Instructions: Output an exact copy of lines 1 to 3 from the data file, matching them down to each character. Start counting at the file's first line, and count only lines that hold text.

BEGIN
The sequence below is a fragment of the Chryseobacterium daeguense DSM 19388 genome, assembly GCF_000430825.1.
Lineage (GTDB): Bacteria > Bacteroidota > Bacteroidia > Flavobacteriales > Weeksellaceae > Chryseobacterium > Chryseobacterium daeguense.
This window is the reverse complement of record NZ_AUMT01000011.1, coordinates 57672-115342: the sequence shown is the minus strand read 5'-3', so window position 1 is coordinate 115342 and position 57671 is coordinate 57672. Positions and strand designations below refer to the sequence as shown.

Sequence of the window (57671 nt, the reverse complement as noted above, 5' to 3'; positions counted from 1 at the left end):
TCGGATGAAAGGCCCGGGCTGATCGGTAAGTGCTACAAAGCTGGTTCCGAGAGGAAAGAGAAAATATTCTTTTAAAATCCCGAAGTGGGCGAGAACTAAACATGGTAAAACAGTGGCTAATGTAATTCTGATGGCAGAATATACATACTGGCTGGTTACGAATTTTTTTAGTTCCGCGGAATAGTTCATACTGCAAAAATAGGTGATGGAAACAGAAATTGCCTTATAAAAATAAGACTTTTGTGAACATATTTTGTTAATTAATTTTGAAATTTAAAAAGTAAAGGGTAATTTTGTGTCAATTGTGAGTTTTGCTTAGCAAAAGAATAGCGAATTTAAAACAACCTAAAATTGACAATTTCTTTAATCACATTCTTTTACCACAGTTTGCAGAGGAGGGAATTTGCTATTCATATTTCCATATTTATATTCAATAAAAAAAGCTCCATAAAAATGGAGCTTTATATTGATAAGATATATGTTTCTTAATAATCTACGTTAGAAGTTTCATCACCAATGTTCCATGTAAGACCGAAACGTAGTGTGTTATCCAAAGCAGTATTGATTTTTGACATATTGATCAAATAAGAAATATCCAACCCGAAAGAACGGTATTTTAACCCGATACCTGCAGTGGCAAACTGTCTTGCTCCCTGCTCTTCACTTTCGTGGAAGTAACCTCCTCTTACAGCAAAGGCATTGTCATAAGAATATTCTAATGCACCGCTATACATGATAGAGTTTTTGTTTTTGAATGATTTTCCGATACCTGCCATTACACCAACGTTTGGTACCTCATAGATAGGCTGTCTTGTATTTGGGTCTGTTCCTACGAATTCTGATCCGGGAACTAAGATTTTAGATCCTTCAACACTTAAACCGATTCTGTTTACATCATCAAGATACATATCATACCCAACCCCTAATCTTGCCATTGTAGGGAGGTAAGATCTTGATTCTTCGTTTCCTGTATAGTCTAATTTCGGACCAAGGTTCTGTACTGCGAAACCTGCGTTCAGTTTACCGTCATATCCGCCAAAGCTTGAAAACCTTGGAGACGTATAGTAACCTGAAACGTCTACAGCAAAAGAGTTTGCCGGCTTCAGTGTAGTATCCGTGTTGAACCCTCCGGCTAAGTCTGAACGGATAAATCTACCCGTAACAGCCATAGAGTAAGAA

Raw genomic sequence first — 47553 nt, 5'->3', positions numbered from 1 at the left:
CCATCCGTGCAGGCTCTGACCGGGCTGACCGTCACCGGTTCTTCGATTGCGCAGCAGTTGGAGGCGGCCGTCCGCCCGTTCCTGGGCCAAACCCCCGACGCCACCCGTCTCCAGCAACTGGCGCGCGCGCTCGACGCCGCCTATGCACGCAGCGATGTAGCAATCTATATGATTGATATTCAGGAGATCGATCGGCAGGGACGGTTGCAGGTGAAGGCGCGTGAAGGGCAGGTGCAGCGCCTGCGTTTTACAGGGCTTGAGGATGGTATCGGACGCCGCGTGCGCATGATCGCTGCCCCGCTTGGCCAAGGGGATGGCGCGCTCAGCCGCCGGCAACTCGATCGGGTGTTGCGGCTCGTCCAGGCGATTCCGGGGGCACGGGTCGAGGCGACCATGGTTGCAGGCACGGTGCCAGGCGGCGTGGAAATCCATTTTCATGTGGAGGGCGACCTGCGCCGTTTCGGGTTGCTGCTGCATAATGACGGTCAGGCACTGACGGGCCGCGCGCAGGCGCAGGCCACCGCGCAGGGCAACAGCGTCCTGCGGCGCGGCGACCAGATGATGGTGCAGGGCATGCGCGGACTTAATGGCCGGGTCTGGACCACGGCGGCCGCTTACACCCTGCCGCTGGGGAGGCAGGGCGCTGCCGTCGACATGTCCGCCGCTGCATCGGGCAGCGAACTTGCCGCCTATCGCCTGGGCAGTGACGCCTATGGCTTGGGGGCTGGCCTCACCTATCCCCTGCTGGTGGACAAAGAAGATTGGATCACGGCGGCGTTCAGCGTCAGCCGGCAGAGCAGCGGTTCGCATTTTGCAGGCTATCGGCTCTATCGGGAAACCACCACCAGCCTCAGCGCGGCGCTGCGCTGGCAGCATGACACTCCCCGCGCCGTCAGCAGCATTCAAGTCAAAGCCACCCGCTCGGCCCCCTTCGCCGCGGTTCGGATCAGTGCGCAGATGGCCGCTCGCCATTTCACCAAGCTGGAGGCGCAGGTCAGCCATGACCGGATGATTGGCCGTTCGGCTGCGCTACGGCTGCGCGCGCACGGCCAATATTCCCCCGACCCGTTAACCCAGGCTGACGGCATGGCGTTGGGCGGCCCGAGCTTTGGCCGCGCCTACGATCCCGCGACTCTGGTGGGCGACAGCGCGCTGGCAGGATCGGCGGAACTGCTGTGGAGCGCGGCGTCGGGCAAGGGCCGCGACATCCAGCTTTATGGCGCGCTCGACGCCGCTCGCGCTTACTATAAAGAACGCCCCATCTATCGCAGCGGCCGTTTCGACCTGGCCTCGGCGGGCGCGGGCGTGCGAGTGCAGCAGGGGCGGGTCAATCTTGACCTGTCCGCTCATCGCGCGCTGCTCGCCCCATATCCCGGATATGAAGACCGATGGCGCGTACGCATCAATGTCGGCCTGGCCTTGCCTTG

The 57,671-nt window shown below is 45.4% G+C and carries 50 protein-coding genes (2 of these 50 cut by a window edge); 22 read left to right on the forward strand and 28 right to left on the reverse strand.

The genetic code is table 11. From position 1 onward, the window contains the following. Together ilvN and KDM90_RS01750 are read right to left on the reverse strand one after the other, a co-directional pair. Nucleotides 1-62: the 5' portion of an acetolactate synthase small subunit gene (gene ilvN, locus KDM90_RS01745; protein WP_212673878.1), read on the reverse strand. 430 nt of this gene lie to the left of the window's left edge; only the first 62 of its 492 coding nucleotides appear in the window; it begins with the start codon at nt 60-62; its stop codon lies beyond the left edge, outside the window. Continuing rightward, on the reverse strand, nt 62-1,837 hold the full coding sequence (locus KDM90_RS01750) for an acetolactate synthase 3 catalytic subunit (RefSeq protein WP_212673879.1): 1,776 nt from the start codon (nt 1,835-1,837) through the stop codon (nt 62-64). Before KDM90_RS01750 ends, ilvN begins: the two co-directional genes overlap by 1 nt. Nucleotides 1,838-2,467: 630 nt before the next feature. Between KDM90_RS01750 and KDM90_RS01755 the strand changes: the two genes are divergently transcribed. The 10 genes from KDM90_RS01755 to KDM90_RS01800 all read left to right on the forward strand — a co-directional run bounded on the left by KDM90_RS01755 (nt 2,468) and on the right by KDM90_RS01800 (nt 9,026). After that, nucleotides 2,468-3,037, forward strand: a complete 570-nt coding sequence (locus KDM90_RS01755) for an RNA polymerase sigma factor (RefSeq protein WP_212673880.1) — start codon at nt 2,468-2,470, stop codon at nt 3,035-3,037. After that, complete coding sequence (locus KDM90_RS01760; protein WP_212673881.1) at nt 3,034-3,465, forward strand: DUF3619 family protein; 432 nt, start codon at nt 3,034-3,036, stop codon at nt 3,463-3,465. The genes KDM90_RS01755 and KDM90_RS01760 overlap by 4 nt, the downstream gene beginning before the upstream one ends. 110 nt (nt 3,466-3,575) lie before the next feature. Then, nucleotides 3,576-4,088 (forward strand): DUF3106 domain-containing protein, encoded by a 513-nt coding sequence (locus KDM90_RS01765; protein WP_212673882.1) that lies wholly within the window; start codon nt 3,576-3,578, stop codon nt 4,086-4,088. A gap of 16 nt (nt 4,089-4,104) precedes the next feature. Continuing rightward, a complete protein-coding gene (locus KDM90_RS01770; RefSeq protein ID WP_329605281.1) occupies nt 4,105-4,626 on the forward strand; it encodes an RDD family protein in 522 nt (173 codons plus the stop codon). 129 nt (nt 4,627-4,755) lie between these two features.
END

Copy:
The sequence below is a fragment of the Chryseobacterium daeguense DSM 19388 genome, assembly GCF_000430825.1.
Lineage (GTDB): Bacteria > Bacteroidota > Bacteroidia > Flavobacteriales > Weeksellaceae > Chryseobacterium > Chryseobacterium daeguense.
This window is the reverse complement of record NZ_AUMT01000011.1, coordinates 57672-115342: the sequence shown is the minus strand read 5'-3', so window position 1 is coordinate 115342 and position 57671 is coordinate 57672. Positions and strand designations below refer to the sequence as shown.